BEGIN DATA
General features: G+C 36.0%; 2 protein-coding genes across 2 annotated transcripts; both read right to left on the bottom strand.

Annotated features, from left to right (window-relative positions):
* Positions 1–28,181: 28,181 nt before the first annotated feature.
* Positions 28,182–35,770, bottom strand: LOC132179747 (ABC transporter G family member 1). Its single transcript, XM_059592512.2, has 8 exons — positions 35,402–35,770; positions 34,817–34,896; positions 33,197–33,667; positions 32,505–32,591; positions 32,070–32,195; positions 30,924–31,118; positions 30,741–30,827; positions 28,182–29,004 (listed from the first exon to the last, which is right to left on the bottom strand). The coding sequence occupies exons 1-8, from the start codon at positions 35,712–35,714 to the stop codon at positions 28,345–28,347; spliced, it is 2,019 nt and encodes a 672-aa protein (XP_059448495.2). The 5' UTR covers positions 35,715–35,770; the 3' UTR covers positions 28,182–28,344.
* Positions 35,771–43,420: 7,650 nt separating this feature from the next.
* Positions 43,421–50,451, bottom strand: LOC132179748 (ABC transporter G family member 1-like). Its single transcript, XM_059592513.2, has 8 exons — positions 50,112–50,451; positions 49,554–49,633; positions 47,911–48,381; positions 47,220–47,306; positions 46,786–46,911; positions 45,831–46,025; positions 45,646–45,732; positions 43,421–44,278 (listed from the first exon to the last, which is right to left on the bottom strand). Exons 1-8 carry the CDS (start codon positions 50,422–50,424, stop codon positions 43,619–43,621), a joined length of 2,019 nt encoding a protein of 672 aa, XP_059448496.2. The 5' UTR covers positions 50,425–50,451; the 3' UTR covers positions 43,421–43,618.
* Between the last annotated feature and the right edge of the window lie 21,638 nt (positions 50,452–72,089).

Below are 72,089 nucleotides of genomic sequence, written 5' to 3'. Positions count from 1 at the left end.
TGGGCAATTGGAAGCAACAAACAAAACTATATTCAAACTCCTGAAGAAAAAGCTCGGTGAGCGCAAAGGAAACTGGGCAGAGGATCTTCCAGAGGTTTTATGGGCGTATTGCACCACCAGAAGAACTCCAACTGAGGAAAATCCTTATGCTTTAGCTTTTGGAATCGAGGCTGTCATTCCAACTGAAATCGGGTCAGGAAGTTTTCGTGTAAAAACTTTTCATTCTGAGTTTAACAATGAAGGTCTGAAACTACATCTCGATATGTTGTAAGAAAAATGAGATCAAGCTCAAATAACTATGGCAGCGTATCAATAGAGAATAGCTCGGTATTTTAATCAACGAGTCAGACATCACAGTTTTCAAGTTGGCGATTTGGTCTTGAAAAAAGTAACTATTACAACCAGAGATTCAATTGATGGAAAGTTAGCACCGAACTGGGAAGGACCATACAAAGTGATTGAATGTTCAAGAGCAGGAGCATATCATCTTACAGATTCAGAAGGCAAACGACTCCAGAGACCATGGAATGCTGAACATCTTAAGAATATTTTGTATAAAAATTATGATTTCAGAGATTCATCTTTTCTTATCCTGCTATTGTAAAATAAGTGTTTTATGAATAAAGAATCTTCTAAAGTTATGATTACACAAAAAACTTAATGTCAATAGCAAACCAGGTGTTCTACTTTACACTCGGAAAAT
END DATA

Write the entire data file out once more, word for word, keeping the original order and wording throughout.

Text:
General features: G+C 36.0%; 2 protein-coding genes across 2 annotated transcripts; both read right to left on the bottom strand.

Annotated features, from left to right (window-relative positions):
* Positions 1–28,181: 28,181 nt before the first annotated feature.
* Positions 28,182–35,770, bottom strand: LOC132179747 (ABC transporter G family member 1). Its single transcript, XM_059592512.2, has 8 exons — positions 35,402–35,770; positions 34,817–34,896; positions 33,197–33,667; positions 32,505–32,591; positions 32,070–32,195; positions 30,924–31,118; positions 30,741–30,827; positions 28,182–29,004 (listed from the first exon to the last, which is right to left on the bottom strand). The coding sequence occupies exons 1-8, from the start codon at positions 35,712–35,714 to the stop codon at positions 28,345–28,347; spliced, it is 2,019 nt and encodes a 672-aa protein (XP_059448495.2). The 5' UTR covers positions 35,715–35,770; the 3' UTR covers positions 28,182–28,344.
* Positions 35,771–43,420: 7,650 nt separating this feature from the next.
* Positions 43,421–50,451, bottom strand: LOC132179748 (ABC transporter G family member 1-like). Its single transcript, XM_059592513.2, has 8 exons — positions 50,112–50,451; positions 49,554–49,633; positions 47,911–48,381; positions 47,220–47,306; positions 46,786–46,911; positions 45,831–46,025; positions 45,646–45,732; positions 43,421–44,278 (listed from the first exon to the last, which is right to left on the bottom strand). Exons 1-8 carry the CDS (start codon positions 50,422–50,424, stop codon positions 43,619–43,621), a joined length of 2,019 nt encoding a protein of 672 aa, XP_059448496.2. The 5' UTR covers positions 50,425–50,451; the 3' UTR covers positions 43,421–43,618.
* Between the last annotated feature and the right edge of the window lie 21,638 nt (positions 50,452–72,089).

Below are 72,089 nucleotides of genomic sequence, written 5' to 3'. Positions count from 1 at the left end.
TGGGCAATTGGAAGCAACAAACAAAACTATATTCAAACTCCTGAAGAAAAAGCTCGGTGAGCGCAAAGGAAACTGGGCAGAGGATCTTCCAGAGGTTTTATGGGCGTATTGCACCACCAGAAGAACTCCAACTGAGGAAAATCCTTATGCTTTAGCTTTTGGAATCGAGGCTGTCATTCCAACTGAAATCGGGTCAGGAAGTTTTCGTGTAAAAACTTTTCATTCTGAGTTTAACAATGAAGGTCTGAAACTACATCTCGATATGTTGTAAGAAAAATGAGATCAAGCTCAAATAACTATGGCAGCGTATCAATAGAGAATAGCTCGGTATTTTAATCAACGAGTCAGACATCACAGTTTTCAAGTTGGCGATTTGGTCTTGAAAAAAGTAACTATTACAACCAGAGATTCAATTGATGGAAAGTTAGCACCGAACTGGGAAGGACCATACAAAGTGATTGAATGTTCAAGAGCAGGAGCATATCATCTTACAGATTCAGAAGGCAAACGACTCCAGAGACCATGGAATGCTGAACATCTTAAGAATATTTTGTATAAAAATTATGATTTCAGAGATTCATCTTTTCTTATCCTGCTATTGTAAAATAAGTGTTTTATGAATAAAGAATCTTCTAAAGTTATGATTACACAAAAAACTTAATGTCAATAGCAAACCAGGTGTTCTACTTTACACTCGGAAAAT